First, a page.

Dr Jacques COULARDEAU, University Paris 1 Pantheon Sorbonne, University Paris 8 Saint Denis, University Paris 12 Créteil, CEGID

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1 out of 1 people found the following review useful:

As near to perfection as you can get

Author: Conspirator Slash from Ireland
25 November 2009

*** This review may contain spoilers ***

Yes, there are some minor flaws. The set is too minimalistic, especially for the cabin scene. You can't get away without a huge desk, and they try. And Thomas Allen is not young enough, and was never pretty enough for the role, but when it comes to singing, he owns the role so that prettyboy Nathan Gunn should kneel before him and ask him "Teach me!"

But the true tragic hero is Vere, and Philip Langridge is simply perfect. (I could totally kick the costume designer for dressing him like a retired teacher in the prologue/epilogue, but in the flashback part he's really hot in his uniform.) His voice is exactly what you need for Britten, lyrical but with enough strength for the big dramatic outbursts and with a golden tone. And he looks the part - aristocratic, slim, elegant, he doesn't have to work for the "true leader" image, he has it by default. Plus he's hot - damn, he's still hot, even now at 70. He was around 48 in the film, and could easily look 40 as the character is. The real tragedy is his - he must execute Billy whom he know to be innocent in the eyes of God, but justice and law is not the same thing.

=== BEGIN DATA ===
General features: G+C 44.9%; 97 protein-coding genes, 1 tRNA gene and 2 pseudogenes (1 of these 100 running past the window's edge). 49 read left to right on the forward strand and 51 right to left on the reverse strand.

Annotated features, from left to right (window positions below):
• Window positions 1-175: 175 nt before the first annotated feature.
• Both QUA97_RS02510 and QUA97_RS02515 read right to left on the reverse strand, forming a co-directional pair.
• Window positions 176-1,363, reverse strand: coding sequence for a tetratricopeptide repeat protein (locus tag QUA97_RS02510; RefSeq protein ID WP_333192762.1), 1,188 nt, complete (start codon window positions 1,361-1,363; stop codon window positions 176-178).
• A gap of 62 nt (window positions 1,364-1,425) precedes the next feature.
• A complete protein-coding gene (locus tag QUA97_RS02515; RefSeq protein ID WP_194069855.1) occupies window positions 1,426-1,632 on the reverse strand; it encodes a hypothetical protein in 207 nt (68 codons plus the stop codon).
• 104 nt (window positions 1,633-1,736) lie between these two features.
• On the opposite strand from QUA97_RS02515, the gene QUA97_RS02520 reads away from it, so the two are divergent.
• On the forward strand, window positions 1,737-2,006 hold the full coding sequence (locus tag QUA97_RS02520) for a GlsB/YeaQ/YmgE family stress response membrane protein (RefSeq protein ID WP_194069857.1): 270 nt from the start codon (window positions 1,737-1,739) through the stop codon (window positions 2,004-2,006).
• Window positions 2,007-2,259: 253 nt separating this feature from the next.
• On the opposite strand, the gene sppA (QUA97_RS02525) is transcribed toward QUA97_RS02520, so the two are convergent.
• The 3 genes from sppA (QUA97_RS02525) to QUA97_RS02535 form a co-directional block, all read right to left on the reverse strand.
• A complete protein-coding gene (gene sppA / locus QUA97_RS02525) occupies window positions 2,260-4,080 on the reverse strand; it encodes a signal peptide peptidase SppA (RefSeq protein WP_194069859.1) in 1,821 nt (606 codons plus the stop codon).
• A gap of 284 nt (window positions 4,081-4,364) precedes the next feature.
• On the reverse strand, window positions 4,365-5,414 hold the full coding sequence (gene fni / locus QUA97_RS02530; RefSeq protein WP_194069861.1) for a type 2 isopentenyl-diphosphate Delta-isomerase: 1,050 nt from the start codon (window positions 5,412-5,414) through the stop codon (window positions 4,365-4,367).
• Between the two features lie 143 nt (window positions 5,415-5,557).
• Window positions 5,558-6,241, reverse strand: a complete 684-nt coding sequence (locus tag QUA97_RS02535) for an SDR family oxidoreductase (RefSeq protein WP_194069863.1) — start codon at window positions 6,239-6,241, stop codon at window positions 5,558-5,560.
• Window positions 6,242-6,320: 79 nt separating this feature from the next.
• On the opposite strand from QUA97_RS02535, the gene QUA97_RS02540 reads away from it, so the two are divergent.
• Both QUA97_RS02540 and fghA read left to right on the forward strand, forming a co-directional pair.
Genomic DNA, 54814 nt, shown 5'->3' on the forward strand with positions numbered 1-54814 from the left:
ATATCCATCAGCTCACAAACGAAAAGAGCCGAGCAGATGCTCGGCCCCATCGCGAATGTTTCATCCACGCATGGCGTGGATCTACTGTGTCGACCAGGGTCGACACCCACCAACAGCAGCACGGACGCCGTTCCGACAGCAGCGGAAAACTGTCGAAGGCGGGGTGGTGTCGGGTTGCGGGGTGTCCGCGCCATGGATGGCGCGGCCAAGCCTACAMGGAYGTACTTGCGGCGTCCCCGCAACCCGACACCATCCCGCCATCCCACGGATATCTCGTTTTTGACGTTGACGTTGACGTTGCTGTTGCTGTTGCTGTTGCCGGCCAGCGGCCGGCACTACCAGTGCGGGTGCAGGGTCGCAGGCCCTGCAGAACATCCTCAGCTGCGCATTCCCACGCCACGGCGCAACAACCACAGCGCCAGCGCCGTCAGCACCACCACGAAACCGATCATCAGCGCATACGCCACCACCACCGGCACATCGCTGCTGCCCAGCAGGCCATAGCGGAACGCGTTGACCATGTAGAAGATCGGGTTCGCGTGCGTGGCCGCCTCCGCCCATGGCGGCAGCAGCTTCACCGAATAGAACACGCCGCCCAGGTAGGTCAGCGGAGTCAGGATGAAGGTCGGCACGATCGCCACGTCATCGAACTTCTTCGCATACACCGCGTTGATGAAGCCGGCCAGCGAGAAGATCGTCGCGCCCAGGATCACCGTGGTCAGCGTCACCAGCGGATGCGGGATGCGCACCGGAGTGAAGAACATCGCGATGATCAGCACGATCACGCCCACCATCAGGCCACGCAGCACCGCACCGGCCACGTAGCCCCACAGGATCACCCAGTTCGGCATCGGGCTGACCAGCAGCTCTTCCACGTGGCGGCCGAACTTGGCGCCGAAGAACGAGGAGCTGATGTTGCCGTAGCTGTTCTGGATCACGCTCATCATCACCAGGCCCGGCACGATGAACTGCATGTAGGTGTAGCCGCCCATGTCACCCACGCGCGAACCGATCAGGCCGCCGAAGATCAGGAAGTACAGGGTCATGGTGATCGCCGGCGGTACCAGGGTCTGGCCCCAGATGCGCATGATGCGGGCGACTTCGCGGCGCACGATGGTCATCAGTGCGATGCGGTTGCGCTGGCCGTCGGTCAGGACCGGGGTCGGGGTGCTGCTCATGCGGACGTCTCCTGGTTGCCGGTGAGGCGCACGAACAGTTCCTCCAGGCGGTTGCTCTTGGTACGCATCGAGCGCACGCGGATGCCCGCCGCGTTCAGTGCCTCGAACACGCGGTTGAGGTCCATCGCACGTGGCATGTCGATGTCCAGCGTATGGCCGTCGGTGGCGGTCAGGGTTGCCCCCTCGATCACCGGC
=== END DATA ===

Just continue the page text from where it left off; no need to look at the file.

And we have a worthy opponent, the late Richard Van Allan, who possesses such a dark and cold aura, and such a black voice that you can immediately recognize he was born evil. He looks like a mix of Moff Tarkin and a younger Christopher Lee, pale and vampiric in all black. And he has a certain noble bearing - pride, strictness, and pure malevolence. This man rules through fear, not through force. Wish he had sing Hagen... but he never did.

And what makes the performance unique is the perfect supporting cast. Like in Grimes, you must have a dozen of good comprimarios; here you have them. Special hail for Redburn (the only one so far who seemed a true naval officer and not an opera singer), Squeak (so ratlike that Wormtail would be jealous), Dansker (good ol' sea-dog with a really warm voice) and Novice (beautiful lyric tenor and true anguish), but they're all wonderfully sung, and the chorus is tremendous too.

So highly recommended.

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1 out of 1 people found the following review useful:

A fine, greater than the sum outing for Britten's all-male opus

Author: Framescourer from London, UK
28 January 2006

Terrific staging by Tim Alberry. Thomas Allen is getting on a bit for the bouncy Billy (one imagines that Billy's of an age where his body is too big for him) but sings and acts beautifully. Key to the opera though is the character playing Vere and Langridge is totally in command, vocally and dramatically. With the addition of Richard van Allen as the Iagoesque Claggart the production is not only blessed with fine singing but also movie-grade acting. The chorus can only rise to the occasion.

The staging is relies on a quirky, split level arrangement and good stage movement from all which is duly delivered. The camera is not afraid to get right in on characters, giving the simplicity of the design and the video is stronger for it. 6/10

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I loved it!